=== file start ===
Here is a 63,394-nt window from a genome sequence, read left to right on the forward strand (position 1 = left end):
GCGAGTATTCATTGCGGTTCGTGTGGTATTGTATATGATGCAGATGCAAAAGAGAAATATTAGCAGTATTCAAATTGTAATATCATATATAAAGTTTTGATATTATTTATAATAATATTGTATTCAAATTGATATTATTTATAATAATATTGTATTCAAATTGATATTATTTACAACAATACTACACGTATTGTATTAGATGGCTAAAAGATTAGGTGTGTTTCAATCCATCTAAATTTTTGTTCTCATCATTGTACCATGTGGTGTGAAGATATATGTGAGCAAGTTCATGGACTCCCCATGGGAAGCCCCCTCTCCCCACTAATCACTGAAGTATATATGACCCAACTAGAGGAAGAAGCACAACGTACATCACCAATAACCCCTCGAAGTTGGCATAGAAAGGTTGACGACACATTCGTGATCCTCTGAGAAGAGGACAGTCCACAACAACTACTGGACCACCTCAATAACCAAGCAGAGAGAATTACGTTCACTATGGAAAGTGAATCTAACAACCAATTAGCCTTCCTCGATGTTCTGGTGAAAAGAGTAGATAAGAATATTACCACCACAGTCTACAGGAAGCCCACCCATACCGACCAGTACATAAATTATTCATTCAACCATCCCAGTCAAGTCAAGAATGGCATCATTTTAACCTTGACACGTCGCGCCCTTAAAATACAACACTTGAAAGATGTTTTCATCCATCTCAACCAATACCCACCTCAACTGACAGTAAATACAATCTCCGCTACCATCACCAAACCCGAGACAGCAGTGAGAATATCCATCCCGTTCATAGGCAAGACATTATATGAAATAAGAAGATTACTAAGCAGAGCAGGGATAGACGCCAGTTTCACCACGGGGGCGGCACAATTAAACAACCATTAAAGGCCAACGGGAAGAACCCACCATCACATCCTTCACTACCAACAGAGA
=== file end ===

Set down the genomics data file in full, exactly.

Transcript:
Here is a 63,394-nt window from a genome sequence, read left to right on the forward strand (position 1 = left end):
GCGAGTATTCATTGCGGTTCGTGTGGTATTGTATATGATGCAGATGCAAAAGAGAAATATTAGCAGTATTCAAATTGTAATATCATATATAAAGTTTTGATATTATTTATAATAATATTGTATTCAAATTGATATTATTTATAATAATATTGTATTCAAATTGATATTATTTACAACAATACTACACGTATTGTATTAGATGGCTAAAAGATTAGGTGTGTTTCAATCCATCTAAATTTTTGTTCTCATCATTGTACCATGTGGTGTGAAGATATATGTGAGCAAGTTCATGGACTCCCCATGGGAAGCCCCCTCTCCCCACTAATCACTGAAGTATATATGACCCAACTAGAGGAAGAAGCACAACGTACATCACCAATAACCCCTCGAAGTTGGCATAGAAAGGTTGACGACACATTCGTGATCCTCTGAGAAGAGGACAGTCCACAACAACTACTGGACCACCTCAATAACCAAGCAGAGAGAATTACGTTCACTATGGAAAGTGAATCTAACAACCAATTAGCCTTCCTCGATGTTCTGGTGAAAAGAGTAGATAAGAATATTACCACCACAGTCTACAGGAAGCCCACCCATACCGACCAGTACATAAATTATTCATTCAACCATCCCAGTCAAGTCAAGAATGGCATCATTTTAACCTTGACACGTCGCGCCCTTAAAATACAACACTTGAAAGATGTTTTCATCCATCTCAACCAATACCCACCTCAACTGACAGTAAATACAATCTCCGCTACCATCACCAAACCCGAGACAGCAGTGAGAATATCCATCCCGTTCATAGGCAAGACATTATATGAAATAAGAAGATTACTAAGCAGAGCAGGGATAGACGCCAGTTTCACCACGGGGGCGGCACAATTAAACAACCATTAAAGGCCAACGGGAAGAACCCACCATCACATCCTTCACTACCAACAGAGA